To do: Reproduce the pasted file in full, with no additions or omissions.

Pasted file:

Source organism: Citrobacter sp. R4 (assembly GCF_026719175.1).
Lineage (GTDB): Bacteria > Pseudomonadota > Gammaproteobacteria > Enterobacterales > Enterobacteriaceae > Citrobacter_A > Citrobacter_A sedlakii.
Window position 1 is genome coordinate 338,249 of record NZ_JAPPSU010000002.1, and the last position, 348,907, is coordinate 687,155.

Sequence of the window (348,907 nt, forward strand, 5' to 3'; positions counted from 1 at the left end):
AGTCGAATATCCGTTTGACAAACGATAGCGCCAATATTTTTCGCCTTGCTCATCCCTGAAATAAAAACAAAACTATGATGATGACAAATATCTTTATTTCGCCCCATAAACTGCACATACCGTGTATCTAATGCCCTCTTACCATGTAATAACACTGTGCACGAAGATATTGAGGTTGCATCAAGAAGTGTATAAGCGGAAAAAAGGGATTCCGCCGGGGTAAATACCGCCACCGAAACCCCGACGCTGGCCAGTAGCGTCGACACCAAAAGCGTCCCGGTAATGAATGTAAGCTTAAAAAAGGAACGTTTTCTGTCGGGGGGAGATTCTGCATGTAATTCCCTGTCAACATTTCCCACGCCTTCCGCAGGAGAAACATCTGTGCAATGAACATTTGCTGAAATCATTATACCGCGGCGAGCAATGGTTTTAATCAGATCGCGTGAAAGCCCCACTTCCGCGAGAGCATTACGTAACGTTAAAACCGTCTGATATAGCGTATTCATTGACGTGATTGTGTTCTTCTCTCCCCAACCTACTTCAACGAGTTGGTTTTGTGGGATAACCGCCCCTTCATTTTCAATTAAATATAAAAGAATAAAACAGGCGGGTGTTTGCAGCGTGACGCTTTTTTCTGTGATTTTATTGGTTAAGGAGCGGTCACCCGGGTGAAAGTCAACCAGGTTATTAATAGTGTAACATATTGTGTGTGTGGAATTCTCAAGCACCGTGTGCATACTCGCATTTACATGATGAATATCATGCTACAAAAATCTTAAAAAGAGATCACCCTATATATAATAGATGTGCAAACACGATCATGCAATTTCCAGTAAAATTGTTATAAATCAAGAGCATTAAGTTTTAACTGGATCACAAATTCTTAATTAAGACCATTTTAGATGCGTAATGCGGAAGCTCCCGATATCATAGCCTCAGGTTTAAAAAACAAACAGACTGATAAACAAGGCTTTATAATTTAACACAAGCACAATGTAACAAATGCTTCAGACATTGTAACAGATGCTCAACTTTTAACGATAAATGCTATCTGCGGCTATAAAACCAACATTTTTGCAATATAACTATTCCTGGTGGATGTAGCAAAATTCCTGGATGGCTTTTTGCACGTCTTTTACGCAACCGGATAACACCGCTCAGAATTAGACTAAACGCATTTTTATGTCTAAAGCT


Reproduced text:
Source organism: Citrobacter sp. R4 (assembly GCF_026719175.1).
Lineage (GTDB): Bacteria > Pseudomonadota > Gammaproteobacteria > Enterobacterales > Enterobacteriaceae > Citrobacter_A > Citrobacter_A sedlakii.
Window position 1 is genome coordinate 338,249 of record NZ_JAPPSU010000002.1, and the last position, 348,907, is coordinate 687,155.

Sequence of the window (348,907 nt, forward strand, 5' to 3'; positions counted from 1 at the left end):
AGTCGAATATCCGTTTGACAAACGATAGCGCCAATATTTTTCGCCTTGCTCATCCCTGAAATAAAAACAAAACTATGATGATGACAAATATCTTTATTTCGCCCCATAAACTGCACATACCGTGTATCTAATGCCCTCTTACCATGTAATAACACTGTGCACGAAGATATTGAGGTTGCATCAAGAAGTGTATAAGCGGAAAAAAGGGATTCCGCCGGGGTAAATACCGCCACCGAAACCCCGACGCTGGCCAGTAGCGTCGACACCAAAAGCGTCCCGGTAATGAATGTAAGCTTAAAAAAGGAACGTTTTCTGTCGGGGGGAGATTCTGCATGTAATTCCCTGTCAACATTTCCCACGCCTTCCGCAGGAGAAACATCTGTGCAATGAACATTTGCTGAAATCATTATACCGCGGCGAGCAATGGTTTTAATCAGATCGCGTGAAAGCCCCACTTCCGCGAGAGCATTACGTAACGTTAAAACCGTCTGATATAGCGTATTCATTGACGTGATTGTGTTCTTCTCTCCCCAACCTACTTCAACGAGTTGGTTTTGTGGGATAACCGCCCCTTCATTTTCAATTAAATATAAAAGAATAAAACAGGCGGGTGTTTGCAGCGTGACGCTTTTTTCTGTGATTTTATTGGTTAAGGAGCGGTCACCCGGGTGAAAGTCAACCAGGTTATTAATAGTGTAACATATTGTGTGTGTGGAATTCTCAAGCACCGTGTGCATACTCGCATTTACATGATGAATATCATGCTACAAAAATCTTAAAAAGAGATCACCCTATATATAATAGATGTGCAAACACGATCATGCAATTTCCAGTAAAATTGTTATAAATCAAGAGCATTAAGTTTTAACTGGATCACAAATTCTTAATTAAGACCATTTTAGATGCGTAATGCGGAAGCTCCCGATATCATAGCCTCAGGTTTAAAAAACAAACAGACTGATAAACAAGGCTTTATAATTTAACACAAGCACAATGTAACAAATGCTTCAGACATTGTAACAGATGCTCAACTTTTAACGATAAATGCTATCTGCGGCTATAAAACCAACATTTTTGCAATATAACTATTCCTGGTGGATGTAGCAAAATTCCTGGATGGCTTTTTGCACGTCTTTTACGCAACCGGATAACACCGCTCAGAATTAGACTAAACGCATTTTTATGTCTAAAGCT